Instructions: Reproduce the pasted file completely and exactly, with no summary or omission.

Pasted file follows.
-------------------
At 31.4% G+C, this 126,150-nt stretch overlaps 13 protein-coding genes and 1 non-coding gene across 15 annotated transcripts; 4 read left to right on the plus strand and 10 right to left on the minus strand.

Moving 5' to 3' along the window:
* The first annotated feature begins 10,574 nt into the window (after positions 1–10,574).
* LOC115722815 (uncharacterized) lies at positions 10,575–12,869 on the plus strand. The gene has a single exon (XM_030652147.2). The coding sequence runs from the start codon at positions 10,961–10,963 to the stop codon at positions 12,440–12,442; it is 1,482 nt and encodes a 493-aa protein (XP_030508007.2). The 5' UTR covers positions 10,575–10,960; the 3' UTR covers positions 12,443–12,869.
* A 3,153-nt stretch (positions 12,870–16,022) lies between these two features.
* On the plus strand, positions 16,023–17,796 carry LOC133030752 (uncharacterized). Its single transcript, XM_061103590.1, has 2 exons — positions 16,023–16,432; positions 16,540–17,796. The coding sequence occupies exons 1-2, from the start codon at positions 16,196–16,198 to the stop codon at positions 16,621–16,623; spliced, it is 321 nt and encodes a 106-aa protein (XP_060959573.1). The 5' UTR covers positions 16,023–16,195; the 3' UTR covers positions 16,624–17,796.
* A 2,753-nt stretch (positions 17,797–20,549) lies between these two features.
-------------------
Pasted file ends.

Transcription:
At 31.4% G+C, this 126,150-nt stretch overlaps 13 protein-coding genes and 1 non-coding gene across 15 annotated transcripts; 4 read left to right on the plus strand and 10 right to left on the minus strand.

Moving 5' to 3' along the window:
* The first annotated feature begins 10,574 nt into the window (after positions 1–10,574).
* LOC115722815 (uncharacterized) lies at positions 10,575–12,869 on the plus strand. The gene has a single exon (XM_030652147.2). The coding sequence runs from the start codon at positions 10,961–10,963 to the stop codon at positions 12,440–12,442; it is 1,482 nt and encodes a 493-aa protein (XP_030508007.2). The 5' UTR covers positions 10,575–10,960; the 3' UTR covers positions 12,443–12,869.
* A 3,153-nt stretch (positions 12,870–16,022) lies between these two features.
* On the plus strand, positions 16,023–17,796 carry LOC133030752 (uncharacterized). Its single transcript, XM_061103590.1, has 2 exons — positions 16,023–16,432; positions 16,540–17,796. The coding sequence occupies exons 1-2, from the start codon at positions 16,196–16,198 to the stop codon at positions 16,621–16,623; spliced, it is 321 nt and encodes a 106-aa protein (XP_060959573.1). The 5' UTR covers positions 16,023–16,195; the 3' UTR covers positions 16,624–17,796.
* A 2,753-nt stretch (positions 17,797–20,549) lies between these two features.